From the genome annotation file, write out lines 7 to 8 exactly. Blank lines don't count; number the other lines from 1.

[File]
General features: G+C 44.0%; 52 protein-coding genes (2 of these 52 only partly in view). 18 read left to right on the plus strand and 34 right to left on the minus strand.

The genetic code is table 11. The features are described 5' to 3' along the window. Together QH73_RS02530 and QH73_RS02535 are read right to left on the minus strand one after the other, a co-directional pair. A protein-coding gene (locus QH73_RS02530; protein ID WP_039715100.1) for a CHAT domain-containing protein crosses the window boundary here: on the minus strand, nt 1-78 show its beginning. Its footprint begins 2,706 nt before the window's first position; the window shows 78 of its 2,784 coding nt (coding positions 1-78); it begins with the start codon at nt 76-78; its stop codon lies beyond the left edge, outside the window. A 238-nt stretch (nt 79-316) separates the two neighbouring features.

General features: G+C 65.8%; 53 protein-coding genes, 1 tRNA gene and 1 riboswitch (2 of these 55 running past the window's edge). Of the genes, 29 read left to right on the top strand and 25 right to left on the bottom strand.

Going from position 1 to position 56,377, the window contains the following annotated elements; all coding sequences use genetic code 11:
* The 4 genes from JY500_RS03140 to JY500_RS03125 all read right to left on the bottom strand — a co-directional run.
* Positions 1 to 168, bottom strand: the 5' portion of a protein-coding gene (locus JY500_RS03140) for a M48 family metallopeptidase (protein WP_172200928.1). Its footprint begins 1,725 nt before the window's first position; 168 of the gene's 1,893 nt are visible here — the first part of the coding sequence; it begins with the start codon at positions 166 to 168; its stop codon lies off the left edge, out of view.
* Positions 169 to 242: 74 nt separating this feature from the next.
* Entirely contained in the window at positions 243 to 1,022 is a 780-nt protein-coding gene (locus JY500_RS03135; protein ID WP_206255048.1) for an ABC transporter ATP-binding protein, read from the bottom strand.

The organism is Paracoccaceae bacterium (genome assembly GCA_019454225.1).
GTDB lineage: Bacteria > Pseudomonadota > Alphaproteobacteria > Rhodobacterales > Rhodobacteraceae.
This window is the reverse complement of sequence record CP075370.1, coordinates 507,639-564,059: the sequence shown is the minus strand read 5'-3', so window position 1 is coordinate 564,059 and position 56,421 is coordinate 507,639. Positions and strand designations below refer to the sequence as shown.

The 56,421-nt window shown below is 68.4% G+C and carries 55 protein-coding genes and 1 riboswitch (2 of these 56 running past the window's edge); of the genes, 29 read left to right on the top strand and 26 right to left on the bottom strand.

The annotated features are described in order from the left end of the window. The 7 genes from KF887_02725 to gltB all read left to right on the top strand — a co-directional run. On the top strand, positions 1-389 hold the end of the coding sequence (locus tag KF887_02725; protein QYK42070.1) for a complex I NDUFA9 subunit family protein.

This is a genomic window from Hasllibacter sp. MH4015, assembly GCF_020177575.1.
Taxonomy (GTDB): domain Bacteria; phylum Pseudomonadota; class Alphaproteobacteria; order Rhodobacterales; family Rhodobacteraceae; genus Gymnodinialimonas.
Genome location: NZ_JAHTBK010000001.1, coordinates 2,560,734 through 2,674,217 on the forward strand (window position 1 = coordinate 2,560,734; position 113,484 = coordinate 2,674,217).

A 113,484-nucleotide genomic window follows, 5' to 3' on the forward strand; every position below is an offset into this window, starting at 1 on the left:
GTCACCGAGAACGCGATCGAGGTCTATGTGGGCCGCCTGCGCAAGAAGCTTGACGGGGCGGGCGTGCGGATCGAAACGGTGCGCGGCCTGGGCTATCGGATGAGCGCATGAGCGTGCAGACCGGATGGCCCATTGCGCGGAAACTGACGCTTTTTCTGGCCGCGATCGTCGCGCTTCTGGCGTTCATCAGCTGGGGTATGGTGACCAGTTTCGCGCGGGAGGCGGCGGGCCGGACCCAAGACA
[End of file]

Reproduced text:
* Positions 169 to 242: 74 nt separating this feature from the next.
* Entirely contained in the window at positions 243 to 1,022 is a 780-nt protein-coding gene (locus JY500_RS03135; protein ID WP_206255048.1) for an ABC transporter ATP-binding protein, read from the bottom strand.